This morning, I read a really thought provoking blog entry on True/Slant (which is a blogazine--kind of like a magazine, but a blog... umm, i might have made up that word!!). The author, Katie Drummond, was discussing Katherine McPhee's recent bikini cover on Shape magazine. McPhee, who gained fame after appearing on American Idol, has publicly discussed her past struggles with bulimia, and her experience of being admitted to treatment for three months prior to going on the show in order to focus on getting healthy. Ms. Drummond takes aim at Shape Magazine for putting a recovered eating disorder patient clad in a bikini (and airbrushed!) on its cover, as well as at McPhee for posing in a bikini and perpetuating unrealistic images of beauty after struggling herself with feeling pressure as a result of viewing similar unrealistic images in the media. Ms. Drummond's article is entitled A Lesson in Health Hypocrisy and she explores the hypocrisy that exists in this scenario. Her blog entry is a little angsty, but I appreciate the passion with which she writes because I think that by posing in a bikini for a magazine which happens to advertise 'drop a pound by Friday' on its cover, McPhee- and Shape- are sending some pretty mixed messages.
I wonder if McPhee, or Shape, or the media in general realize the impact that they are having on women by sending such mixed messages. I am not pointing the finger at McPhee (well, maybe I am a little), but she says in the article that doing six different 'moves' changed her body. This sets an alarm off to me. It's not that exercising is wrong, or trying to be healthy or fit is wrong, but it concerns me that her happiness and acceptance of her body are a result of the changes she has made to her body. It just sends the wrong message to women about where our happiness comes from. Again, the point is not to bash McPhee. I just think it is important to raise awareness and discuss some of these things that we become numb to, because whether we know it or not, these images impact us! While there is not one single cause of eating disorders, and while seeing unrealistic images of women's bodies do not cause eating disorders, these images can be a precipitating factor, when combined with a genetic predisposition and certain environmental factors.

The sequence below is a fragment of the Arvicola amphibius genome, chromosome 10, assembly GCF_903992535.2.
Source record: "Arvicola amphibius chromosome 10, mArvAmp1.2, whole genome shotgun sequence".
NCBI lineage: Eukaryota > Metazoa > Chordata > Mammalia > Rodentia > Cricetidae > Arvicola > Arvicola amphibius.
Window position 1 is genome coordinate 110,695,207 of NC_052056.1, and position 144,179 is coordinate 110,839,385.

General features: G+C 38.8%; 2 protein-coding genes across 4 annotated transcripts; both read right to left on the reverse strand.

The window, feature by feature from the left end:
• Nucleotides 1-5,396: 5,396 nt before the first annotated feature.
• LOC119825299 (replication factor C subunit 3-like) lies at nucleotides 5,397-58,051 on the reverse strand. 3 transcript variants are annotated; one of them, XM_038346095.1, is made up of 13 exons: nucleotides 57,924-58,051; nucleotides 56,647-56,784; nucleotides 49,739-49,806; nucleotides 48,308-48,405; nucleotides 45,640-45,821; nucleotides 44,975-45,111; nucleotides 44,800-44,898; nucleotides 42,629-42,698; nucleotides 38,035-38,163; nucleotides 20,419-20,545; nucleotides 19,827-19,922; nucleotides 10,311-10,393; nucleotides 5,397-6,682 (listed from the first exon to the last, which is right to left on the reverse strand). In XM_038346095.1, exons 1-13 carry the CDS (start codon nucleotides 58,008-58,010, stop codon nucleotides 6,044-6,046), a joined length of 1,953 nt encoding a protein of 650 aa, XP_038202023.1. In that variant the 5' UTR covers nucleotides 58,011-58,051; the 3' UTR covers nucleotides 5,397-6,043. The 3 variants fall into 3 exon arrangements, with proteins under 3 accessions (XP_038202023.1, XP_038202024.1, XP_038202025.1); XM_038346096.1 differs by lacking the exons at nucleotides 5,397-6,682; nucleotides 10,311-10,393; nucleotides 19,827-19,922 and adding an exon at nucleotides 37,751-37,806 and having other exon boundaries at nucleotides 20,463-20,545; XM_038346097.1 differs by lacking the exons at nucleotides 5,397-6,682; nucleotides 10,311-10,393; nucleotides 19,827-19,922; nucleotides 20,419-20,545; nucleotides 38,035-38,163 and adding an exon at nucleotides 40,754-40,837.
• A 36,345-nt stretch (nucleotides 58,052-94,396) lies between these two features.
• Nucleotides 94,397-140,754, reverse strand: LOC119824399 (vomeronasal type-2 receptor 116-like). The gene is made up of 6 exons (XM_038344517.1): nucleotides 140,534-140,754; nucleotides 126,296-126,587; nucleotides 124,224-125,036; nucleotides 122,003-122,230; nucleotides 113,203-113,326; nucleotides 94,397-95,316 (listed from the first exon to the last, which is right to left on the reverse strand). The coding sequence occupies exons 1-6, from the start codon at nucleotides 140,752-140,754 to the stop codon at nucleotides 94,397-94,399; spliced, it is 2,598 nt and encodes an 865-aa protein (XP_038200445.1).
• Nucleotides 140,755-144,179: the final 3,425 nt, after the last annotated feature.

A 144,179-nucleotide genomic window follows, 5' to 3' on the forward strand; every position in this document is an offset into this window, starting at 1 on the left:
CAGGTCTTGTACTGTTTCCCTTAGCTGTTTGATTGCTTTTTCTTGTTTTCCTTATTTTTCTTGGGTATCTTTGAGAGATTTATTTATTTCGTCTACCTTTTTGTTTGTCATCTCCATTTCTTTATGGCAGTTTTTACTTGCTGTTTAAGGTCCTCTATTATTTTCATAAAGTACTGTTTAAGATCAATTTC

A month from now, NEDA (the National Eating Disorder Association) is sponsoring National Eating Disorders Awareness Week--- February 21-27. I will be posting more information as this week draws nearer, but I wanted to mention it in light of what I read this morning on True/Slant. Rather than just venting about the media and that magazine cover, or discussing how things could or should be different, it is helpful to think forwardly and focus on what we can do to make some changes! One simple thing that I have mentioned before is using GoodSearch! This is a search engine, just like google, that donates money to nonprofits of your choice before you perform each search. You can donate to eating disorder nonprofits, as well as a bunch of other great organizations. Follow this link to find out more. The second thing that I wanted to mention is something that I read on NEDA's website the other day. Marilyn Wann, author of Fat? So!, developed an art activity for people to participate in that deals with transforming the numbers on scales to adjectives! Confused? The Boulder Youth Body Alliance (BYBA), a nonprofit that seeks to encourage teens to change the world, rather than their bodies, has encouraged teens to participate in this activity by turning scales into art. I love this idea and think it must be really empowering for women of all ages to take part in something like this! Follow this link to view pictures/examples of scales as art, and to read more about what BYBA is doing!